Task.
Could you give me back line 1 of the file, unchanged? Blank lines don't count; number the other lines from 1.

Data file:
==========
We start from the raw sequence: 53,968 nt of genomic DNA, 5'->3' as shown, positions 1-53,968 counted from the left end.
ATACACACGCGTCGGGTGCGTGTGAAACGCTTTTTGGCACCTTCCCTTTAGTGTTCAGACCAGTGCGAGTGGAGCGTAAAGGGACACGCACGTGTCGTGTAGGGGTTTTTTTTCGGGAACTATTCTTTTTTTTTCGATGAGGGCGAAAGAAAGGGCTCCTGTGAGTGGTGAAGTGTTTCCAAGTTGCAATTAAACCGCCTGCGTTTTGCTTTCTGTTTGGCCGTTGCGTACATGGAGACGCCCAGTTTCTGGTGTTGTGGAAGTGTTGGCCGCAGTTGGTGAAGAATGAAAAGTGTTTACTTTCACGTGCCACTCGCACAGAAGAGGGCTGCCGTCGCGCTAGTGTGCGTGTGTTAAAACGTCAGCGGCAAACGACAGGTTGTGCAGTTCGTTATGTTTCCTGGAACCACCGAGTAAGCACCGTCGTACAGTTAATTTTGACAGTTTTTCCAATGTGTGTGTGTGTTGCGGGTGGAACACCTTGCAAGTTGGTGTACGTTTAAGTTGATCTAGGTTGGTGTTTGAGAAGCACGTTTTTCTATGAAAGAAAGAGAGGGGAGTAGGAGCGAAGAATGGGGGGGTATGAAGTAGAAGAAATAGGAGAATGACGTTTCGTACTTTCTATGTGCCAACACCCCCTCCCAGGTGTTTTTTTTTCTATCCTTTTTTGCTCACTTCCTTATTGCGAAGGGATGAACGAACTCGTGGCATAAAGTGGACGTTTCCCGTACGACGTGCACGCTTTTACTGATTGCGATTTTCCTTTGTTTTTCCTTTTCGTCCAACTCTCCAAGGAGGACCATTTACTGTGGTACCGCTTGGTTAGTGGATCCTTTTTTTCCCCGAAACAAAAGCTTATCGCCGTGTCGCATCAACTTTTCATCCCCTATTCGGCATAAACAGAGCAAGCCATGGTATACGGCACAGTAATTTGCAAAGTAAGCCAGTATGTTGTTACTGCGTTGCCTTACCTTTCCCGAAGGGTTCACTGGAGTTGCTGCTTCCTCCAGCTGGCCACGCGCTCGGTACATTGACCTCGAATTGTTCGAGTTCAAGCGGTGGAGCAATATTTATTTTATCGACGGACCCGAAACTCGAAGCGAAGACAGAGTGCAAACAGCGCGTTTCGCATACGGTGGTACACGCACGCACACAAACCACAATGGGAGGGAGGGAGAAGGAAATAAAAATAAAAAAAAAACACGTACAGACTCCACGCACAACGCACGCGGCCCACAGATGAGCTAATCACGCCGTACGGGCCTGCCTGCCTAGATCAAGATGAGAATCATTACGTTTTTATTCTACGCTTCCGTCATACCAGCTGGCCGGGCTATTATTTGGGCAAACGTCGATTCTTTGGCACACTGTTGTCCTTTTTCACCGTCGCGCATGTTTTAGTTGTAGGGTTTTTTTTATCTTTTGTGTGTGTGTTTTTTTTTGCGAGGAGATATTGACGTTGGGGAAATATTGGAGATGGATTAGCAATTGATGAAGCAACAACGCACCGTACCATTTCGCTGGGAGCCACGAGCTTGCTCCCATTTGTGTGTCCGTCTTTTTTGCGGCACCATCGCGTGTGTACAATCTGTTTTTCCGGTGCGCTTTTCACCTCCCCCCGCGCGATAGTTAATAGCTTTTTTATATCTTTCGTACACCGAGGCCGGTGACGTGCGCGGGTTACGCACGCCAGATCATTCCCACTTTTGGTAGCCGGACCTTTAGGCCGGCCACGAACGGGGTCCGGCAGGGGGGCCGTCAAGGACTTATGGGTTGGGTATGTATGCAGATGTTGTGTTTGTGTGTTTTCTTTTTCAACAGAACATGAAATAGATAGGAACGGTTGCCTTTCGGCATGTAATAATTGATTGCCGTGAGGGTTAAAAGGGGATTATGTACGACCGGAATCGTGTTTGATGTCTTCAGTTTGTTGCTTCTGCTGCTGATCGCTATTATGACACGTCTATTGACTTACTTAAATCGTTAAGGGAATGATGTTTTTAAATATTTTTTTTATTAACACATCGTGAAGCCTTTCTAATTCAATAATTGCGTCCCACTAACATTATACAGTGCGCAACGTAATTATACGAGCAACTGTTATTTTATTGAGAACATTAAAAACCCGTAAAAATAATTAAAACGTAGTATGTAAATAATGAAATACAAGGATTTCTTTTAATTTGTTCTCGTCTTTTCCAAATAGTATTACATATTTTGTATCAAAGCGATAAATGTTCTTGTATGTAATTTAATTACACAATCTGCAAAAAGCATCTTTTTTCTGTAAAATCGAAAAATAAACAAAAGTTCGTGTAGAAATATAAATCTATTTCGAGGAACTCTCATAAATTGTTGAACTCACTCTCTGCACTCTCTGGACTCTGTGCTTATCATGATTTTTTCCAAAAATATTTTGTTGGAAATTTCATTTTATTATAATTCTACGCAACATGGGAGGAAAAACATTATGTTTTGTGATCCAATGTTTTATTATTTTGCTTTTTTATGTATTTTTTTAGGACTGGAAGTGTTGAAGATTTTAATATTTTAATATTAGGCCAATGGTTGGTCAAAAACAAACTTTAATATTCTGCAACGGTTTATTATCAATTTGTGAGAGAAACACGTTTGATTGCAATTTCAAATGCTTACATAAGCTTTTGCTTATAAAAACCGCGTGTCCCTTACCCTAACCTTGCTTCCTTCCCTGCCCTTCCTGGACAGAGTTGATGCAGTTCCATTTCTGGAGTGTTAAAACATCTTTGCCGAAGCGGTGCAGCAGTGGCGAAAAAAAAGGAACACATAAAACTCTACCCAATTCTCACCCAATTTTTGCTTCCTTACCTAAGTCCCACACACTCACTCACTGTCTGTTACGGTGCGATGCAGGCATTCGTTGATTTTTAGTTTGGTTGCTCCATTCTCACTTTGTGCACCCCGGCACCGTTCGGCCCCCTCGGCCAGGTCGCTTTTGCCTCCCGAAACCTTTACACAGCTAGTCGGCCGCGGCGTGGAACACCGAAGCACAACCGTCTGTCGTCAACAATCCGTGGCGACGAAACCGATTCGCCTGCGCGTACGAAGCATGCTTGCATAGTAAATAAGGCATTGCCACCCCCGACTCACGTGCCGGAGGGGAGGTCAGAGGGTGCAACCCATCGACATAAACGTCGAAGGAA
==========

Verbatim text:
We start from the raw sequence: 53,968 nt of genomic DNA, 5'->3' as shown, positions 1-53,968 counted from the left end.